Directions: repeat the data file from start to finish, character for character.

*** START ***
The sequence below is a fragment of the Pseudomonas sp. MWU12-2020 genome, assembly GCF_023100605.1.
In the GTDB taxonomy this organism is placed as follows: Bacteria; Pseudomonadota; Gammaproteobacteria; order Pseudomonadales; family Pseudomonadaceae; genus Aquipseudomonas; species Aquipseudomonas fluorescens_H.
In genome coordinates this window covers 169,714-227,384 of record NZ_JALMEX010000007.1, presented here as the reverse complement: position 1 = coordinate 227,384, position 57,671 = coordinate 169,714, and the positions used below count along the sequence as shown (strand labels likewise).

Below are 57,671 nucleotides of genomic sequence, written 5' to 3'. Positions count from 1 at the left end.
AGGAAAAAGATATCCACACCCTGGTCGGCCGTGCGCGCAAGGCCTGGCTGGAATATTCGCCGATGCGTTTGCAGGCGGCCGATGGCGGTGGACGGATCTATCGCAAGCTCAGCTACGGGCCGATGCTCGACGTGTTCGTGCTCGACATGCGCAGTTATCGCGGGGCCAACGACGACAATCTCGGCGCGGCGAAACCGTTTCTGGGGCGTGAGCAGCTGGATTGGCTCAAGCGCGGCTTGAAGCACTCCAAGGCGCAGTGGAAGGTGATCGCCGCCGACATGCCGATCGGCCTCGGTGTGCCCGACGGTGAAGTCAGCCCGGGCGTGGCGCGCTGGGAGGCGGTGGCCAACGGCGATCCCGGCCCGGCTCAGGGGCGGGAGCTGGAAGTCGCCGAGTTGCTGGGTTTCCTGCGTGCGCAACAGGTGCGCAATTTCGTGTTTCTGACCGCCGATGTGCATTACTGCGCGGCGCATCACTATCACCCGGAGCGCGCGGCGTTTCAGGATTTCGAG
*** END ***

The sequence below is a fragment of the Pseudomonas sp. MWU12-2020 genome, assembly GCF_023100605.1.
In the GTDB taxonomy this organism is placed as follows: Bacteria; Pseudomonadota; Gammaproteobacteria; order Pseudomonadales; family Pseudomonadaceae; genus Aquipseudomonas; species Aquipseudomonas fluorescens_H.
In genome coordinates this window covers 169,714-227,384 of record NZ_JALMEX010000007.1, presented here as the reverse complement: position 1 = coordinate 227,384, position 57,671 = coordinate 169,714, and the positions used below count along the sequence as shown (strand labels likewise).

Below are 57,671 nucleotides of genomic sequence, written 5' to 3'. Positions count from 1 at the left end.
AGGAAAAAGATATCCACACCCTGGTCGGCCGTGCGCGCAAGGCCTGGCTGGAATATTCGCCGATGCGTTTGCAGGCGGCCGATGGCGGTGGACGGATCTATCGCAAGCTCAGCTACGGGCCGATGCTCGACGTGTTCGTGCTCGACATGCGCAGTTATCGCGGGGCCAACGACGACAATCTCGGCGCGGCGAAACCGTTTCTGGGGCGTGAGCAGCTGGATTGGCTCAAGCGCGGCTTGAAGCACTCCAAGGCGCAGTGGAAGGTGATCGCCGCCGACATGCCGATCGGCCTCGGTGTGCCCGACGGTGAAGTCAGCCCGGGCGTGGCGCGCTGGGAGGCGGTGGCCAACGGCGATCCCGGCCCGGCTCAGGGGCGGGAGCTGGAAGTCGCCGAGTTGCTGGGTTTCCTGCGTGCGCAACAGGTGCGCAATTTCGTGTTTCTGACCGCCGATGTGCATTACTGCGCGGCGCATCACTATCACCCGGAGCGCGCGGCGTTTCAGGATTTCGAG